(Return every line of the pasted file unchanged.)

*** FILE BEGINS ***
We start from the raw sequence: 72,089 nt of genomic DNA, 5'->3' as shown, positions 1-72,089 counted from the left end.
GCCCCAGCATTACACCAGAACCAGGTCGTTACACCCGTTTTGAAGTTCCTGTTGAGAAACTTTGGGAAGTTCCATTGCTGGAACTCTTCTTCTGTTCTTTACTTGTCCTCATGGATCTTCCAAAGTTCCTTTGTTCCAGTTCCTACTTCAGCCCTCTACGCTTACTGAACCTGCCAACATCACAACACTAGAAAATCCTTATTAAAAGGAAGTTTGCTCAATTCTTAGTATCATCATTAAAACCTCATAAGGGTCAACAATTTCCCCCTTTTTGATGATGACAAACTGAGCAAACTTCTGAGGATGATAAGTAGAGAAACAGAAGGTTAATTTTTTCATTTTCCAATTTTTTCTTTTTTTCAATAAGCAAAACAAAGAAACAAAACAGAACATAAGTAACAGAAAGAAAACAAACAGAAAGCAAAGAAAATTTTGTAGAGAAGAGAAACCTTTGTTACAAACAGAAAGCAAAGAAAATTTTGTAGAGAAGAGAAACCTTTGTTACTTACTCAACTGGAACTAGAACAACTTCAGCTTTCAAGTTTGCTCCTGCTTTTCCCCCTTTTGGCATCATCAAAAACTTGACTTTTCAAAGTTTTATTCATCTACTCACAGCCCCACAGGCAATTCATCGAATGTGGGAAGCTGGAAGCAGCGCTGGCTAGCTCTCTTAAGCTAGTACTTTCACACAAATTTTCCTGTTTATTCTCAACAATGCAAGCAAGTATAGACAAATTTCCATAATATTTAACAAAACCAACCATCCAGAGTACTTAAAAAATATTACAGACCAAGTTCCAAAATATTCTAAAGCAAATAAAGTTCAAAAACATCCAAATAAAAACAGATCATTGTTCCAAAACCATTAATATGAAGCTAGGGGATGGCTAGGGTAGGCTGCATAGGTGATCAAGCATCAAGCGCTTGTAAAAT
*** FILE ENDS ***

We start from the raw sequence: 72,089 nt of genomic DNA, 5'->3' as shown, positions 1-72,089 counted from the left end.
GCCCCAGCATTACACCAGAACCAGGTCGTTACACCCGTTTTGAAGTTCCTGTTGAGAAACTTTGGGAAGTTCCATTGCTGGAACTCTTCTTCTGTTCTTTACTTGTCCTCATGGATCTTCCAAAGTTCCTTTGTTCCAGTTCCTACTTCAGCCCTCTACGCTTACTGAACCTGCCAACATCACAACACTAGAAAATCCTTATTAAAAGGAAGTTTGCTCAATTCTTAGTATCATCATTAAAACCTCATAAGGGTCAACAATTTCCCCCTTTTTGATGATGACAAACTGAGCAAACTTCTGAGGATGATAAGTAGAGAAACAGAAGGTTAATTTTTTCATTTTCCAATTTTTTCTTTTTTTCAATAAGCAAAACAAAGAAACAAAACAGAACATAAGTAACAGAAAGAAAACAAACAGAAAGCAAAGAAAATTTTGTAGAGAAGAGAAACCTTTGTTACAAACAGAAAGCAAAGAAAATTTTGTAGAGAAGAGAAACCTTTGTTACTTACTCAACTGGAACTAGAACAACTTCAGCTTTCAAGTTTGCTCCTGCTTTTCCCCCTTTTGGCATCATCAAAAACTTGACTTTTCAAAGTTTTATTCATCTACTCACAGCCCCACAGGCAATTCATCGAATGTGGGAAGCTGGAAGCAGCGCTGGCTAGCTCTCTTAAGCTAGTACTTTCACACAAATTTTCCTGTTTATTCTCAACAATGCAAGCAAGTATAGACAAATTTCCATAATATTTAACAAAACCAACCATCCAGAGTACTTAAAAAATATTACAGACCAAGTTCCAAAATATTCTAAAGCAAATAAAGTTCAAAAACATCCAAATAAAAACAGATCATTGTTCCAAAACCATTAATATGAAGCTAGGGGATGGCTAGGGTAGGCTGCATAGGTGATCAAGCATCAAGCGCTTGTAAAAT